Connect: Movies That Inspire & Uplift
If you need to restore your faith in humanity, try watching any of these seven Hollywood flicks…
We all aren’t movie buffs – in fact some of us may feel that sitting in front of the TV is a sheer and utter waste of our time. To a point this is correct. While we may learn something new from TV, actively doing something instead may leave us fitter, healthier and with far more of life’s little lessons that come from experience rather than observance.
That said, sometimes when you’re a bit gloomy, ill or maybe even housebound due to an illness or the weather, TV can come in handy to pass the time well without driving yourself and the family crazy. If and when you need a mood boost, don’t just watch anything that’s playing on the tube. Instead, reach for something that’s proven to run you through the entire gamut of emotions known to man and leave you with a strong belief in yourself and in humanity. Here’s my list of comfort go-to movies that give me a boost, let me shed some cathartic tears and leave me with a smile on my face and an unshakeable faith in humanity.
Schindler’s List: Change is Possible
I am an Asian and probably as removed from the Holocaust as anyone could be. And yet, I am always moved to tears of disillusionment when I see what humans have done to each other, over and over again in history, in the name of race, caste, superiority and power. Schindler’s List is a very real, very bitter moment from that dark blot of human history. From a greedy, grabbing businessman that Oskar Schindler (portrayed by Liam Neeson) is, to an unlikely hero who manages to save 1,100 Jews from being murdered in Auschwitz – the movie is all about reinventing yourself, being better than what you were before and, most importantly, it tells you that each day is a new beginning.
The Pursuit of Happyness: Parents Do Prevail
To be honest, Will Smith was never a favorite actor of mine since all I had seen of him was Men In Black and Wild Wild West. Also Hancock! I didn’t really want to watch the movie but my husband had heard good things so we sat down to it with Southern style fried chicken and some red wine. By the end of the movie I was crying into my glass of wine, sniffling away whilst holding a chicken leg. The utter and sheer persistence of the man that Will Smith played, Chris Gardner, in wanting to give his son a better life was out of this world. I am sure that there are many people in the world like him, but then there are also those who just give up and surrender to their circumstances, too tired to fight and go on any longer. I agree the movie was romanticized a tad and there were many differences between the movie and Chris Gardner’s life, but what remained with me was the clear and subliminal message of the movie. To achieve your dreams you must NEVER give up, especially when the future of your child(ren) hangs in the balance.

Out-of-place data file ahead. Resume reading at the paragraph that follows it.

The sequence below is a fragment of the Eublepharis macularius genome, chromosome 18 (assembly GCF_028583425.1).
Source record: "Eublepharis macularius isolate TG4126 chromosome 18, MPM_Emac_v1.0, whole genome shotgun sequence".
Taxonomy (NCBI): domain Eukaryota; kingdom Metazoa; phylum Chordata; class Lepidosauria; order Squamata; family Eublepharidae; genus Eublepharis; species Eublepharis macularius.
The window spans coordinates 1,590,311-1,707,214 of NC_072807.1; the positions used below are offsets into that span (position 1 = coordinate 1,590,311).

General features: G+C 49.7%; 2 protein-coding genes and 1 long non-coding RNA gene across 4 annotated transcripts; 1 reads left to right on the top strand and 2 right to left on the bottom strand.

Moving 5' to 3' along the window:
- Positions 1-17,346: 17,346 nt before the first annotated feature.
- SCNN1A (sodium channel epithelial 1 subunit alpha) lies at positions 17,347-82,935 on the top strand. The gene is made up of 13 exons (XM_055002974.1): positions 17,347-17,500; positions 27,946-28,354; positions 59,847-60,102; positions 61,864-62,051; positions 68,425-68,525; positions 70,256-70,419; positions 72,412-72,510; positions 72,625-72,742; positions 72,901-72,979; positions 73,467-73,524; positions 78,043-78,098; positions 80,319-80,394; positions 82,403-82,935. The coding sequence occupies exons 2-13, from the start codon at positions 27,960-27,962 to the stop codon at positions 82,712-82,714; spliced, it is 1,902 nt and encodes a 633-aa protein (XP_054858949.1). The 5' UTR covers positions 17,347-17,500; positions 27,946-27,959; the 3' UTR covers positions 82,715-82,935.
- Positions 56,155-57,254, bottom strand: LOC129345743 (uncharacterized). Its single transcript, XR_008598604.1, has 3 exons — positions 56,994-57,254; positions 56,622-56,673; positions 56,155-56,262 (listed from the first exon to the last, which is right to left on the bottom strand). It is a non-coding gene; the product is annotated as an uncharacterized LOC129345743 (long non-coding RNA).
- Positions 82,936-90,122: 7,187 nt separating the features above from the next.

The Life of Pi: When In Doubt, Keep The Faith
A rather convoluted movie if there ever was one. Directed by Ang Lee, and an adaptation of the novel by the same name written by Yann Martel, the movie stars Indian actor Irffan Khan as the adult Pi. As a child, Pi is named Piscine Molitor Patel (after the swimming pool in France) which he later on shortens to Pi to avoid the rather gross nickname of ‘Pissing’. Born and raised a Hindu, Pi later on also starts to follow Christianity and the Moslem faith. This idealism of Pi, this faith of betterment, this unshakeable belief that God is good stays with him throughout – even when he loses his family and is left stranded in a boat with a dangerous, hungry tiger. It’s a movie worth watching for its stunning cinematography, its question of an ending and some really superior direction… Every person’s faith is different, so why do we need to question it? And why do we need to question our faith? Faith moves mountains and so Pi stays steadfast to his belief, his faith and his idealism all through.